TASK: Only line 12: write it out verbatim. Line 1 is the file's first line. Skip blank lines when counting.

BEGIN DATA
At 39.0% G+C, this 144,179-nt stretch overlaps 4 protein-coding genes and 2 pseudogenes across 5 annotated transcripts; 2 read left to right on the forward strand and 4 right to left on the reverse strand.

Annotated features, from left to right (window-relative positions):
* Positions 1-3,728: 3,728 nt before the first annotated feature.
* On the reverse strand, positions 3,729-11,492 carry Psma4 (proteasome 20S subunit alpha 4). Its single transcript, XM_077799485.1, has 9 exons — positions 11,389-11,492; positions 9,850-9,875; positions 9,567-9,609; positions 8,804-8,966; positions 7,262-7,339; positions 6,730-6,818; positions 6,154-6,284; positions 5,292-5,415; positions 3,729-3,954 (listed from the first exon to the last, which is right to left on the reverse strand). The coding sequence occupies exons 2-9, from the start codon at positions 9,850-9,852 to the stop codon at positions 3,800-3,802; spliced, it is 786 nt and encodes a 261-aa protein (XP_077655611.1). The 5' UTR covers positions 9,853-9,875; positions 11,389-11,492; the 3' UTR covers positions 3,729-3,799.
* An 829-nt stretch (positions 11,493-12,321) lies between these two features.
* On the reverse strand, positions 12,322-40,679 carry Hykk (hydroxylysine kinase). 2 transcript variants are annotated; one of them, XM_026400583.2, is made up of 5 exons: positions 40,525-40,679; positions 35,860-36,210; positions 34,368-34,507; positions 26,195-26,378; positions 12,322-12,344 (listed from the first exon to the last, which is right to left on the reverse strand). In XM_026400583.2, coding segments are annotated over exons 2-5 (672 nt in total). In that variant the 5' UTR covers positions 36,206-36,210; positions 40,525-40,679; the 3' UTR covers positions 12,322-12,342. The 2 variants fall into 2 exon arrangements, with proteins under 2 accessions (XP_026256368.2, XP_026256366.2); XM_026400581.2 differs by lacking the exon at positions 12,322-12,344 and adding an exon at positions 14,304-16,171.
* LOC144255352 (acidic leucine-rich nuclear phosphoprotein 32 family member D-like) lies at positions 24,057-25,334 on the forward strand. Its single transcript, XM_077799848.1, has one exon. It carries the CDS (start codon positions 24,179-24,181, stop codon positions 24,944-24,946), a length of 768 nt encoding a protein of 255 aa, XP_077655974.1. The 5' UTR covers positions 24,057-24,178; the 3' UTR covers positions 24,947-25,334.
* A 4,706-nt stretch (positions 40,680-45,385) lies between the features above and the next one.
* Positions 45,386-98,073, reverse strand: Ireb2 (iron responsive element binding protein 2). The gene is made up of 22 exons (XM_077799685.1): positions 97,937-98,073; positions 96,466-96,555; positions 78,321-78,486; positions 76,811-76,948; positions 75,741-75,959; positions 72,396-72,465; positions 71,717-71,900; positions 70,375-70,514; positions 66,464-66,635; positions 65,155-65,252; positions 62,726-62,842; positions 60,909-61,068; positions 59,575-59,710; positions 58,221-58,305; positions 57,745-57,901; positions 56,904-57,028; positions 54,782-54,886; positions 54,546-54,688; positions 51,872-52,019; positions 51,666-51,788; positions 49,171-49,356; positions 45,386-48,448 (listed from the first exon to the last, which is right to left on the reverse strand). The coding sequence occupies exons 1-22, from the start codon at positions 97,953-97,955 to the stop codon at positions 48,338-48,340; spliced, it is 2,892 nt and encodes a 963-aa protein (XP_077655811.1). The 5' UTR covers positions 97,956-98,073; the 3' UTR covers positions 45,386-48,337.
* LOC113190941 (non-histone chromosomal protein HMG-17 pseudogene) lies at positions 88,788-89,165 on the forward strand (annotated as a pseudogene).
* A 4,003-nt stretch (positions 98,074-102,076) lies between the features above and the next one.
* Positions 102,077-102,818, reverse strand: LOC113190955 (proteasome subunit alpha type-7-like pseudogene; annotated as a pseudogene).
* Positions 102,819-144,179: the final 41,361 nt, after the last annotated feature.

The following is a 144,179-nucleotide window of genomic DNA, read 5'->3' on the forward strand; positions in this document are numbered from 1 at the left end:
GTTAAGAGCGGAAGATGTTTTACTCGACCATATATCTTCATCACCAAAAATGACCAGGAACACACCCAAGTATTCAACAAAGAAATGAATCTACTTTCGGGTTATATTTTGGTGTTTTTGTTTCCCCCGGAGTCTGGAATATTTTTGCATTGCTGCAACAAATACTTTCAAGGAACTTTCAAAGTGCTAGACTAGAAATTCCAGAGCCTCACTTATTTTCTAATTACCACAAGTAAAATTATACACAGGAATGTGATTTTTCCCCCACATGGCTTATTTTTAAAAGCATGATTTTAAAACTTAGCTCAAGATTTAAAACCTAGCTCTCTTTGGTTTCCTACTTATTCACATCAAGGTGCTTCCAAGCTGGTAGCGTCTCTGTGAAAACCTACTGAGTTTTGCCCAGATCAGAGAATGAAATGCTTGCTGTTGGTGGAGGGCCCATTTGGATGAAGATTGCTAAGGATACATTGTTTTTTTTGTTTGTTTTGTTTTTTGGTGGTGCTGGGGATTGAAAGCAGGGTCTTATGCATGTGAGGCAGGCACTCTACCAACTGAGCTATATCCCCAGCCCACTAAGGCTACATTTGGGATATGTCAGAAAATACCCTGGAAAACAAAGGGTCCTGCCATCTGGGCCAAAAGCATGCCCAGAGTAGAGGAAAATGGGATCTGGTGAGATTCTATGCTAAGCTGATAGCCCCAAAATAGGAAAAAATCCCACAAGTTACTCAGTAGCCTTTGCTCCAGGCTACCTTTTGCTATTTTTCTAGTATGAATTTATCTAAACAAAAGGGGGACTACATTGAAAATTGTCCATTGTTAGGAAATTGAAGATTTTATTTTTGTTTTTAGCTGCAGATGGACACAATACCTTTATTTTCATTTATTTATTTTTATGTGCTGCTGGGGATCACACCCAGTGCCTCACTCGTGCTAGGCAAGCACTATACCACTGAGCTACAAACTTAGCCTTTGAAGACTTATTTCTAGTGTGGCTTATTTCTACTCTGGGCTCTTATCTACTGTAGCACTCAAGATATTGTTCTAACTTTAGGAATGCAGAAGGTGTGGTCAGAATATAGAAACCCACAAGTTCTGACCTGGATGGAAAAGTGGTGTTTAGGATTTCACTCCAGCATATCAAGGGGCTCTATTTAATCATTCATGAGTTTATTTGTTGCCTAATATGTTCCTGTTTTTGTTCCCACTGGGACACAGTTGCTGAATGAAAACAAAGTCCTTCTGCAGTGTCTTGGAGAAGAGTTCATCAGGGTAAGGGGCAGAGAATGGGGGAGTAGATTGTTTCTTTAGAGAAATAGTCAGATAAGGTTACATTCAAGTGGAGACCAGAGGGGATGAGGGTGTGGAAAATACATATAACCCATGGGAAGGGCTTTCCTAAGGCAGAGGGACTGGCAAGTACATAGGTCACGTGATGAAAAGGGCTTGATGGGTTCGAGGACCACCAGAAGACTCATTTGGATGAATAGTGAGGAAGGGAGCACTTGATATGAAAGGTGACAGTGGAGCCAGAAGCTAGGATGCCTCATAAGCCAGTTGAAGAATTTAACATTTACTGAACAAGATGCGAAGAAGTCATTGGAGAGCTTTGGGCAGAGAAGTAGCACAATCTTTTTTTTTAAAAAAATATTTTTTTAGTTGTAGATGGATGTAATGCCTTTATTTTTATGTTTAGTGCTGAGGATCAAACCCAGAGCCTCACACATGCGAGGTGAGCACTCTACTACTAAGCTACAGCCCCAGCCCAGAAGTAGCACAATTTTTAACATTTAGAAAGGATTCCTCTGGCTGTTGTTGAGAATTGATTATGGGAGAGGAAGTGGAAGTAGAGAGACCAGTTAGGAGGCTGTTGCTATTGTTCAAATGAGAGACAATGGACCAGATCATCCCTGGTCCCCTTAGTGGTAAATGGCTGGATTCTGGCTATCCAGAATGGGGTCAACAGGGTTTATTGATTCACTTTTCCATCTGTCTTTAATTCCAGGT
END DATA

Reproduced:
* Positions 102,077-102,818, reverse strand: LOC113190955 (proteasome subunit alpha type-7-like pseudogene; annotated as a pseudogene).